Using experimental Azure PowerShell modules
With the emphasis on developer tools (especially CLIs) in Azure, the Azure PowerShell team is experimenting with many improvements to the Azure PowerShell experience.
To facilitate experimentation, we are creating new Azure PowerShell modules that implement existing Azure SDK functionality in new, easier to use ways. In most cases, the cmdlets exactly mirror existing cmdlets. However, the experimental cmdlets provide a shorthand notation and smarter default values that make it easier to create and manage Azure resources.
These modules can be installed side-by-side with existing Azure PowerShell modules. The cmdlet names have been shortened to provide shorter names and avoid name conflicts with existing, non-experimental cmdlets.
The experimental modules use the following naming convention:
AzureRM.*.Experiments. This naming
convention is similar to the naming of Preview modules:
AzureRM.*.Preview. Preview modules differ
from experimental modules. Preview modules implement new functionality of Azure services that is
only available as a Preview offering. Preview modules replace existing Azure PowerShell modules and
use the same cmdlet and parameter names.
How to install an experimental module
Experimental modules are published to the PowerShell Gallery just like the existing Azure PowerShell modules. To see a list of experimental modules, run the following command:
Version Name Repository Description ------- ---- ---------- ----------- 1.0.25 AzureRM.Compute.Experiments PSGallery Azure Compute experiments for VM creation 1.0.0 AzureRM.Websites.Experiments PSGallery Create and deploy web applications using Azure App Services.
To install the experimental module, use the following commands from an elevated PowerShell session:
Install-Module AzureRM.Compute.Experiments Install-Module AzureRM.Websites.Experiments
Documentation and support
Documentation is included in the install package and is accessed using the
Get-Help cmdlet. No
official documentation is published for experimental modules.
We encourage you to test these modules. Your feedback allows us to improve usability and respond to your needs. However, being experimental, support for these modules is limited. Questions or problem reports can be submitted by creating an issue in the GitHub repository.
Experiments and areas of improvement
These improvements were selected based on key differentiators in competing products. For example, Azure CLI 2.0 has made a point of basing commands on scenarios rather than API surface area. Azure CLI 2.0 use a number of smart defaults that make "getting started" scenarios easier for end users.
The core improvements are regarded as "common sense", and little experimentation is needed to move forward in implementing these updates.
Scenario-based Cmdlets - *All- cmdlets should be designed around scenarios, not the Azure REST service.
Shorter Names - Includes the names of cmdlets (for example,
New-AzVm) and the names of parameters (for example,
-Rg). Use aliases for compatibility with "old" cmdlets. Provide backwards compatible parameter sets.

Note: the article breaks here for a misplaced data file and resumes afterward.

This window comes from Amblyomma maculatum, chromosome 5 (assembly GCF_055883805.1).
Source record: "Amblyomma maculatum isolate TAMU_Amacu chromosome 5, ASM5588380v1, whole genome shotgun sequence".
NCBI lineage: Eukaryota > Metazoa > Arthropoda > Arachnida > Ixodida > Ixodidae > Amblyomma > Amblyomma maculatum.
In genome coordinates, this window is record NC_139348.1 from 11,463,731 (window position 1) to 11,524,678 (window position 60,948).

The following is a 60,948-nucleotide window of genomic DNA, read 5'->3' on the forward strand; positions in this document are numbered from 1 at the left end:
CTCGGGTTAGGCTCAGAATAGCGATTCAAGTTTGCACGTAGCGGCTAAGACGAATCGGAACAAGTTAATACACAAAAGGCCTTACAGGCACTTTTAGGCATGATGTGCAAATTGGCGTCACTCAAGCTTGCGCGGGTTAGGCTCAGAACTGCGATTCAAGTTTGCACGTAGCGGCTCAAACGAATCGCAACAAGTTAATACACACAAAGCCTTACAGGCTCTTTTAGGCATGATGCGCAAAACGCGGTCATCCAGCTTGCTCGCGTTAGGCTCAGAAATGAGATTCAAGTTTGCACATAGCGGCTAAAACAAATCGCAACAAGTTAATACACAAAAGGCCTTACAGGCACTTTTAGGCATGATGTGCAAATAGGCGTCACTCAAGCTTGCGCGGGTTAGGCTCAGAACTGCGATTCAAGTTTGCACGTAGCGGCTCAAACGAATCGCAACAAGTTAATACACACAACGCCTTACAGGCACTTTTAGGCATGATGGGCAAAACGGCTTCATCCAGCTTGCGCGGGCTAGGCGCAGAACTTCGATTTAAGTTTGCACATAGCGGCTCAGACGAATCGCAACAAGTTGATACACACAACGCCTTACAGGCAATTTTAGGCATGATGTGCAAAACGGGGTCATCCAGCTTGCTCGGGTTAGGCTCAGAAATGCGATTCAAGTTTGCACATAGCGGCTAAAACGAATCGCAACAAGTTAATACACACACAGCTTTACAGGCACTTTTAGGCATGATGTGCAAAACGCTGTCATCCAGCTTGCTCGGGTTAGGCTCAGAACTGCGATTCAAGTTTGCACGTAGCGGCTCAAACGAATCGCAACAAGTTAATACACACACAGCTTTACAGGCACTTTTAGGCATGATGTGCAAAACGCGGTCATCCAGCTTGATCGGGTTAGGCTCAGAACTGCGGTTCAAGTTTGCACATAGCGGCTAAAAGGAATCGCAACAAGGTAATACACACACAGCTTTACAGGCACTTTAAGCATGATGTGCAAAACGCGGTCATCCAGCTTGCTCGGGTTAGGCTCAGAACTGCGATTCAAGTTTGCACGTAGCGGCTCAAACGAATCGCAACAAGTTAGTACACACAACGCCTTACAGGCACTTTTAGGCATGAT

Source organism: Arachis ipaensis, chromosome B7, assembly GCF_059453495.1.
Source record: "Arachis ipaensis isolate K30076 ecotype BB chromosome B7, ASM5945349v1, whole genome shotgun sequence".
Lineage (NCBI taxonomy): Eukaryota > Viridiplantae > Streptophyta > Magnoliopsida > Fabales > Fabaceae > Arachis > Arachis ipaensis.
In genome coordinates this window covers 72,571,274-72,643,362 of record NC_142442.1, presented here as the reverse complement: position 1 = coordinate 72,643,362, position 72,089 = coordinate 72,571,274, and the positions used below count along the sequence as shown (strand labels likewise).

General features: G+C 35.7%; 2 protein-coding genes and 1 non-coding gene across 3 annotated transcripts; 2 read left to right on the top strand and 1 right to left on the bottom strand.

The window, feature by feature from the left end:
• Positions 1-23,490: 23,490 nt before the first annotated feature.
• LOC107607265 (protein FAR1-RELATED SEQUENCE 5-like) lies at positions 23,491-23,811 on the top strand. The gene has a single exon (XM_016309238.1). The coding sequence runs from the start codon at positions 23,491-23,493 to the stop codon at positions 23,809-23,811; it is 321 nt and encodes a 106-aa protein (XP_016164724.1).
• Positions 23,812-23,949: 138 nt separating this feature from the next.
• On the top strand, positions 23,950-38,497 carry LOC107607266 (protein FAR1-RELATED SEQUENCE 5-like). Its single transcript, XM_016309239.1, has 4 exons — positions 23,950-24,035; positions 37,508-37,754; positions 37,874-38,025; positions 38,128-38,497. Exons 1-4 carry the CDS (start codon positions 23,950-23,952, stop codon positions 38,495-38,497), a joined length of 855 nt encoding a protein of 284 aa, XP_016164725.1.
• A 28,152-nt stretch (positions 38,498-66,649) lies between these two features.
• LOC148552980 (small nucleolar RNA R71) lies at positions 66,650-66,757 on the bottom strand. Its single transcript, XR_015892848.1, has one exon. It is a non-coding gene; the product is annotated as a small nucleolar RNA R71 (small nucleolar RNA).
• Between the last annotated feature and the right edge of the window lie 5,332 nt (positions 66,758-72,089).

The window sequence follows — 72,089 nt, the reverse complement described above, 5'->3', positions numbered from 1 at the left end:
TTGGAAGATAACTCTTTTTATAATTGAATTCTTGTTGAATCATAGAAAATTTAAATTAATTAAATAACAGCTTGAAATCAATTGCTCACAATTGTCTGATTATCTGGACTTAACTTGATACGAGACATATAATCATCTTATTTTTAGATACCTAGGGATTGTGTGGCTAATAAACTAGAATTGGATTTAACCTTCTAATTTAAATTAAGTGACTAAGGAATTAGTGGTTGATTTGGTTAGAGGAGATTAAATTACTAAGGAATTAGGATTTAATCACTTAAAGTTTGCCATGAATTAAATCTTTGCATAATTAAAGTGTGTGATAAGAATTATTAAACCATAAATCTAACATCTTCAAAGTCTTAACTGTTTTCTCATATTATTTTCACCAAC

Smart Defaults - Create smart defaults to fill in "required" information. For example:
- Resource Group
- Dependent resources
The experimental improvements present a significant change that the team wants to validate via experimentation.
Simple types - Create scenarios should move away from complex types and config objects. Simplify the configuration down to one or two parameters.
"Smart Create" - All create scenarios implementing "Smart Create" would have no required parameters: all necessary information would be chosen by Azure PowerShell in an opinionated fashion.
Gray Parameters - In many cases, some parameters could be "gray" or semi-optional. If the parameter is not specified, the user is asked if they want the parameter generated for them. It also makes sense for gray parameters to infer a value based on context with the user's consent. For example, it may make sense to have the gray parameter suggest the most recently used value.
-AutoSwitch - The
-Autoswitch would provide an "opt-in" way for users to default all the things while maintaining the integrity of required parameters in the mainline path.
For example, the "Create web app" scenario might have a
-AddRemote switch that would
automatically add an "azure" remote to an existing git repository.
Settable Defaults - Users should have the ability to default certain ubiquitous parameters like
Size Defaults - Resource "sizes" can be confusing to users since many Resource Providers use different names (for example, "Standard_DS1_v2" or "S1"). However, most users care more about cost. Therefore, it makes sense to define "universal" sizes based on a pricing schedule. Users can choose a specific size or let Azure PowerShell choose the best option based on the resource the budget.
Output Format - Azure PowerShell currently returns
PSObjects and there is little console output. Azure PowerShell may need to display some information to the user regarding the "smart defaults" used.